Tattoo Contemplation For The Diabetic: At the age of 17 Dustin Rykert was diagnoses with Type 1 diabetes. This wasn’t a good day for Dustin. He was a star football player with his eyes on a future NFL contract.
In 2002 when he was suited up for college play at Brigham Young University (BYU) he was beginning to get used to a lifestyle that other players never had to think about.
At the time Rykert told BYU Net News, “”I have to make sure the blood sugars are high enough during practice so I don’t pass out but low enough that I don’t become so thirsty all the time.”
These adjustments followed Rykert to the NFL where he briefly played for the Oakland Raiders. His tenure in the NFL was short lived, but it was reported that during this time Rykert received a diabetic tattoo.
The idea of a tattoo may hold only a marginal appeal to diabetics due to potential complications stemming from the procedure. The potential for infection can be problematic for diabetics, but in Rykert’s case the role of a tattoo just made sense when he was on the football field.
Reports indicate Rykert received a diabetic tattoo on his chest. The claim was that a diabetic bracelet did not withstand the rigors of playing football so the tattoo was considered a viable alternative.
There are genuine concerns for those who desire a tattoo and also live with diabetes. However, according to an ABCNews.com report there is a growing trend by younger diabetics to leave the bracelets and necklaces behind in favor or a diabetic tattoo.
The best course of action is to visit with your primary care physician first about issues that may be of concern, but according to Dr. Michael Zbiegien in that same ABCNews.com report there are a few issues to take into account when a diabetic tattoo is considered.
- Make sure blood sugars are in good control before getting a tattoo.
- Do not get body art if you have a hemoglobin A1c above 8 percent.
- Make sure you go to reputable a tattoo artist.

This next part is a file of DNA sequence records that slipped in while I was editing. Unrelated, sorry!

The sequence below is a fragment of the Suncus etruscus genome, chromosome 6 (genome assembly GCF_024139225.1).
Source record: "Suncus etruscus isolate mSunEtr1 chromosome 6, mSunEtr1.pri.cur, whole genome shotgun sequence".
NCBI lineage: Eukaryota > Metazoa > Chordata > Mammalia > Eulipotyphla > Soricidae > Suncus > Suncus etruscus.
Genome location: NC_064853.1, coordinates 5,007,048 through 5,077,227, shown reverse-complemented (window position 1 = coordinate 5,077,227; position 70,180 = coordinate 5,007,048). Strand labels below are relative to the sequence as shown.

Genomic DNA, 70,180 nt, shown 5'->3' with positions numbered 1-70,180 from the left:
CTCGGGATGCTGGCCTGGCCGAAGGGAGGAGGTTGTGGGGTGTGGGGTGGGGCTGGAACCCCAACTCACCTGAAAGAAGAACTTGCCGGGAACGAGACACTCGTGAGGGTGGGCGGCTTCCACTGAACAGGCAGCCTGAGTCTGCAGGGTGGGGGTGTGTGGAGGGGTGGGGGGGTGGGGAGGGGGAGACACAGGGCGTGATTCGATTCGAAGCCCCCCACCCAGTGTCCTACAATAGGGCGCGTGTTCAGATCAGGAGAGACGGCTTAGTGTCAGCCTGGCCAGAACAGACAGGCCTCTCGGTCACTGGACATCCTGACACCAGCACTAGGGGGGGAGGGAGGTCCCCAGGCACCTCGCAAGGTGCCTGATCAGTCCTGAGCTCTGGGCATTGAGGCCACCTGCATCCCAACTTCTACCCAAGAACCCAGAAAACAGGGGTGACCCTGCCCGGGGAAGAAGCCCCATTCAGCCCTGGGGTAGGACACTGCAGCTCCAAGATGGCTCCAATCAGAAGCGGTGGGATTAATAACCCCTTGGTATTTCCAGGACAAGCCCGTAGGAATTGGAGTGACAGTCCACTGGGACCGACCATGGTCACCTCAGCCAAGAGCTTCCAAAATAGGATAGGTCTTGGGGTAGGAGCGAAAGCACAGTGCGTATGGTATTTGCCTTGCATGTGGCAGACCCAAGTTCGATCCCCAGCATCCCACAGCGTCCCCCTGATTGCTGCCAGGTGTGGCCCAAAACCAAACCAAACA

- Do not get a tattoo in an area with poor circulation such as your feet.
- Try to avoid tattooing common injection sites.
While there may be circumstances where a diabetic tattoo may seem to make sense to the patient many doctors will insist that the Medic Alert jewelry is still the best lifeline in the case of a medical emergency. EMT’s are trained to inspect the patient for Medic Alert jewelry. They may not perform a visual inspection to look for a tattoo.
One concern medical practitioners may have in relation to the act of tattooing is that dirty needles could cause the individual to contract hepatitis. Proponents of diabetic tattooing would argue that the same risk would apply to any individual seeking a tattoo.
Perhaps the most important factor when contemplating a tattoo as a diabetic is whether you have been effective in the management of your blood glucose. If you do not take your disease seriously it is likely there could be complications in relation to both healing time and infections.
One diabetic in voicing her opposition to the idea said, “I lost a leg due an infection that set in following a paper cut. I don’t think I’d be interested in a tattoo.”
Some companies have developed temporary tattoos for the same purpose, but have not gained wide spread acceptance.